19. 19. Space Tourism’s looking at a similar trajectory. In 2010, the first North American spaceport is scheduled to open in New Mexico, launching high-rollers up to 68,000 feet at Mach 3 speeds. However, as services increase, technology improves and infrastructure develops (and prices drop like a meteor), Space Tourism may reach a multi-trillion dollar industry by 2030, with up to five million passenger rides annually. And let‘s not forget Galactic Suites hotel, being built by the European Space Union and scheduled to open in 2012. Sound pie-in-the-sky? At the end of 2007, there were already 42 certified space travel agencies. Business, of course, won‘t stay in dry-dock: Imagine the UPS and FedEx‘s of the near-future delivering packages around the world – in just a few hours, or minutes. Imagine buzzing over to Tokyo for a power meeting; getting in a round of golf and being home that evening on the East Coast in time to catch your favorite programming on the boob-tube. Like Nano and Bio, space tourism and space commerce will be chock full of careers catering to entertainment and lodging, vehicle design and lunar mining equipment, ―space history,‖ trainers (welcome to zero-gravity), couriers, etc. Virgin Galactic, owned by the intrepid Richard Bran- son, has even hinted at a Galactic Idol program for aspiring astronauts (far out!). Naturally any endeavors in the great ―up there‖ will necessitate medical specialists, PR folks and product li- ability legal staff… and by the way, referring back to nanotechnology, imagine the world‘s skinni- est ―straw‖ – a glorified elevator shaft or ―silo‖ extending miles into space for transporting people and delivering supplies. Supposedly, the plans already exist…(flying cars, too, but that‘s another story.) No doubt that many of today‘s ―futuristic‖ predictions might look silly at a later point…in 1960, for example, it was believed that by the Year 2000 cancer would be defeated and poverty eradi- cated. However, it‘s also true that we tend to underestimate or not even account for earth- shaking changes right under our feet (i.e., most futurists in the 1970‘s didn‘t even comment about personal computers or the coming Internet!). What we do know is that there is sound sci- entific basis and developing infrastructure already for many of these Jules Verne-like industries. And once more, young professionals in the decade from 2010 to 2020 will have unprecedented opportunities to ―get in on the ground floor‖ and create worlds we can barely imagine. ___________________________________________________________________________ ©2009, The Gulliver Project®, Inc. All rights reserved Page 19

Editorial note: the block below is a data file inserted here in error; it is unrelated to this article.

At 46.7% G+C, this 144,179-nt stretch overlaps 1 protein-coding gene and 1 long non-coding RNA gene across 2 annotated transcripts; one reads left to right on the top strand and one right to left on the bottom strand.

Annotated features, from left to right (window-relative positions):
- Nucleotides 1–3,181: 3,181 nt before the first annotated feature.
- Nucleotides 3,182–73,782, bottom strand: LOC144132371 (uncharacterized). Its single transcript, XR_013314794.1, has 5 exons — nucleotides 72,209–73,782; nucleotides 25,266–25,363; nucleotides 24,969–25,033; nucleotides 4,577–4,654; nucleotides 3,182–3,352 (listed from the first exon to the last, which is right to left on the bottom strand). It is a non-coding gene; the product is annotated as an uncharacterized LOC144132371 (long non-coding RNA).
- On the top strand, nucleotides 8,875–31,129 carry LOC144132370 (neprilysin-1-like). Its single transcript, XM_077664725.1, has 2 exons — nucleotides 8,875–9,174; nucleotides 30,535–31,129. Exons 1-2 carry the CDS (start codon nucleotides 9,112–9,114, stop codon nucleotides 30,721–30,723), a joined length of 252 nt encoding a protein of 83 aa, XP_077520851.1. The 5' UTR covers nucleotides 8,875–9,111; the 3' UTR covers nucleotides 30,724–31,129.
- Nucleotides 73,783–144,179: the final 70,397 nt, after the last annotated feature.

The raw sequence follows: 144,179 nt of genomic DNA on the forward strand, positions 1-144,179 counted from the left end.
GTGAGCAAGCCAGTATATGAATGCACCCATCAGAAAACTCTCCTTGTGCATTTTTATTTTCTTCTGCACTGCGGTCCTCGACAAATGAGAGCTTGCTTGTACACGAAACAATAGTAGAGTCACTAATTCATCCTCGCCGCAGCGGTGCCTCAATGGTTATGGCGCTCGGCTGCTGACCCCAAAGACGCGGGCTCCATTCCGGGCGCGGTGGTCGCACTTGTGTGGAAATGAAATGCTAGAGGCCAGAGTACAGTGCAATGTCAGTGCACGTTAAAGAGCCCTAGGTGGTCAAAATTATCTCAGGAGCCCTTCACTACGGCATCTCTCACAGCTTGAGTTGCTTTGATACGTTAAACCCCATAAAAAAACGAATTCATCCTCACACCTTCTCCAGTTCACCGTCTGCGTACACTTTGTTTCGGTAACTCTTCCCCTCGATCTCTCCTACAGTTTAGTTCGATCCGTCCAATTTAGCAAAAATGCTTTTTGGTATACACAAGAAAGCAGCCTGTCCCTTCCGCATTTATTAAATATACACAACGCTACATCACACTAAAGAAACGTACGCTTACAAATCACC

20. 20. Conclusions A ‗perfect storm‘ of converging trends such as globalization, communication technologies, envi- ronmental threats and shifting social priorities is creating unprecedented opportunities and chal- lenges for the career seeker (or career changer) of the early 21st Century. There are many ways that young professionals and students can cost effectively and pro-actively prepare themselves for fuller immersion in this new vocational world.  Read up! For example, my two books The Student Roadmap to the Global Workplace (www.thestudentroadmap.com) and The Student Guide to the Coolest New Jobs and Hottest New Industries (www.coolnewjobshotnewcareers.com) were created to help educators (as supplemental curricula) prepare their students for powerful careers and effective leadership roles when they step out into the ―real world.‖  Career days/job fairs Advice: Ask every exhibitor what their company is doing to prepare for and participate in the global economy. (Note: this does not mean that they have to be ―doing international business‖!) If they can‘t answer, keep walking – their company will either be out of business or seriously diminished in 5-10 years.  Professional organizations Many of the fields mentioned in this paper have professional organizations which have literally just formed in the last few years. They tend to grow rapidly, and are a wealth of information and networking contacts. For ex- ample, GALA – the Globalization and Localization Association (for localization transla- tionists) was formed in 2002 by organizations representing 12 countries spanning four continents. The Eco-Broker certification was also created in 2002…the American Dis- tance Counseling Association (2007)…the International Culinary Tourism Association (2001)…  Academia Many schools are now offering majors, or elective courses in the fields mentioned in this paper. For example, there are currently about 25 colleges and univer- sities offering degree emphasis in nanotechnology fields, and an equal number offering programs in genetic counseling.  Community business resources Chambers of Commerce and the Small Business Association can provide a wealth of information and assistance. For example, local chambers often have ―international days‖ and host representatives of foreign companies. Likewise, friendly SCORE helpers (Society of Retired Executives) are experts in many different fields, and some have substantial global experience as well.  „Global” resources There‘s a wealth of information out there for students wishing to know about: The Do’s and Taboos book series covering cross-cultural etiquette for busi- ness relationships with different cultures‖… Going Global is an excellent source of Inter- national job opportunities, country guides, and internship advice, with products at many colleges and libraries. ©2009, The Gulliver Project®, Inc. All rights reserved Page 20